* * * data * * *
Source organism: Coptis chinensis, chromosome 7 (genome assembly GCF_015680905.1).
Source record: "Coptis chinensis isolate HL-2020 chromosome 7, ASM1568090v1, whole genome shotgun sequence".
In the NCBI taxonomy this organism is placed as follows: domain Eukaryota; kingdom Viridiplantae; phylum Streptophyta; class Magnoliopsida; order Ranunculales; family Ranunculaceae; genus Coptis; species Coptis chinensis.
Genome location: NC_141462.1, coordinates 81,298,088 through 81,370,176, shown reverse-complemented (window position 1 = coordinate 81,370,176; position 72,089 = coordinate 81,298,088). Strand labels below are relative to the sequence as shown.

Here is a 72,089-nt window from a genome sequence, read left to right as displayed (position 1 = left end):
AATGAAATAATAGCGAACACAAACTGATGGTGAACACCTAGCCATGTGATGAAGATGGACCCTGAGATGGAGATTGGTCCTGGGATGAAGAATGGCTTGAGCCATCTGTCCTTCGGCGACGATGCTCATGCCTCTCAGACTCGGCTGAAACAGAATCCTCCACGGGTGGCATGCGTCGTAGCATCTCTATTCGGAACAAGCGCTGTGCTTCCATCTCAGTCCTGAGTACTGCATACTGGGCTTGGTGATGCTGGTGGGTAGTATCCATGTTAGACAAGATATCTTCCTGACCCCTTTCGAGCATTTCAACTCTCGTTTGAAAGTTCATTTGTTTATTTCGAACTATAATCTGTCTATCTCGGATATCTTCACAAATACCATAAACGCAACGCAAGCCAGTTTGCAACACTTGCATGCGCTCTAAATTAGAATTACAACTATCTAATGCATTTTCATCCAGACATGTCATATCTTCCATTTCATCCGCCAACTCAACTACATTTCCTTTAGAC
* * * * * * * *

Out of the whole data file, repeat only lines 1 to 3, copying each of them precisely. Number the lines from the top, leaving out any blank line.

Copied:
Source organism: Coptis chinensis, chromosome 7 (genome assembly GCF_015680905.1).
Source record: "Coptis chinensis isolate HL-2020 chromosome 7, ASM1568090v1, whole genome shotgun sequence".
In the NCBI taxonomy this organism is placed as follows: domain Eukaryota; kingdom Viridiplantae; phylum Streptophyta; class Magnoliopsida; order Ranunculales; family Ranunculaceae; genus Coptis; species Coptis chinensis.